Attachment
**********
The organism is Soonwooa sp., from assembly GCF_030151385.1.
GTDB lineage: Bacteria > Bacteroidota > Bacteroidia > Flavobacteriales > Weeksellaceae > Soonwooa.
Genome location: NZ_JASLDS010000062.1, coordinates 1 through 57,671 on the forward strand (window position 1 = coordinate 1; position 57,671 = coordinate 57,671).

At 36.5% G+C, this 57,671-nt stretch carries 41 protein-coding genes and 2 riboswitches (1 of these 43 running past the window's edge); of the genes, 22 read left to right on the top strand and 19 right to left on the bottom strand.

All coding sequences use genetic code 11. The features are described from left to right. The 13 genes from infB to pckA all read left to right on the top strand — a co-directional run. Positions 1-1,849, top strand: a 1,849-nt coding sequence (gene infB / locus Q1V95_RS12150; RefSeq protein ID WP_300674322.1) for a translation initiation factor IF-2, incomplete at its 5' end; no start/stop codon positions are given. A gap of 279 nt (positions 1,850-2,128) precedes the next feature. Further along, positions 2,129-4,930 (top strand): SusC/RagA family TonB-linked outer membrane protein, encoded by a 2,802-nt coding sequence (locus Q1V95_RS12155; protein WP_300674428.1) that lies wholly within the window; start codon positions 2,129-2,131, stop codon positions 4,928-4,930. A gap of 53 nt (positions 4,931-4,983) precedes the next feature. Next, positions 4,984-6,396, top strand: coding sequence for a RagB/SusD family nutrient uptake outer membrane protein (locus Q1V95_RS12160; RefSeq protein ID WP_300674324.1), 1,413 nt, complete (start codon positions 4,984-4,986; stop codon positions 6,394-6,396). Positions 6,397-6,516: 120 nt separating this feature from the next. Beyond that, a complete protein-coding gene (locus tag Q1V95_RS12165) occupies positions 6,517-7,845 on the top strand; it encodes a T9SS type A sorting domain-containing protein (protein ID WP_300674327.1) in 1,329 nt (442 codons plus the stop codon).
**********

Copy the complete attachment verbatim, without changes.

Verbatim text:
The organism is Soonwooa sp., from assembly GCF_030151385.1.
GTDB lineage: Bacteria > Bacteroidota > Bacteroidia > Flavobacteriales > Weeksellaceae > Soonwooa.
Genome location: NZ_JASLDS010000062.1, coordinates 1 through 57,671 on the forward strand (window position 1 = coordinate 1; position 57,671 = coordinate 57,671).

At 36.5% G+C, this 57,671-nt stretch carries 41 protein-coding genes and 2 riboswitches (1 of these 43 running past the window's edge); of the genes, 22 read left to right on the top strand and 19 right to left on the bottom strand.

All coding sequences use genetic code 11. The features are described from left to right. The 13 genes from infB to pckA all read left to right on the top strand — a co-directional run. Positions 1-1,849, top strand: a 1,849-nt coding sequence (gene infB / locus Q1V95_RS12150; RefSeq protein ID WP_300674322.1) for a translation initiation factor IF-2, incomplete at its 5' end; no start/stop codon positions are given. A gap of 279 nt (positions 1,850-2,128) precedes the next feature. Further along, positions 2,129-4,930 (top strand): SusC/RagA family TonB-linked outer membrane protein, encoded by a 2,802-nt coding sequence (locus Q1V95_RS12155; protein WP_300674428.1) that lies wholly within the window; start codon positions 2,129-2,131, stop codon positions 4,928-4,930. A gap of 53 nt (positions 4,931-4,983) precedes the next feature. Next, positions 4,984-6,396, top strand: coding sequence for a RagB/SusD family nutrient uptake outer membrane protein (locus Q1V95_RS12160; RefSeq protein ID WP_300674324.1), 1,413 nt, complete (start codon positions 4,984-4,986; stop codon positions 6,394-6,396). Positions 6,397-6,516: 120 nt separating this feature from the next. Beyond that, a complete protein-coding gene (locus tag Q1V95_RS12165) occupies positions 6,517-7,845 on the top strand; it encodes a T9SS type A sorting domain-containing protein (protein ID WP_300674327.1) in 1,329 nt (442 codons plus the stop codon).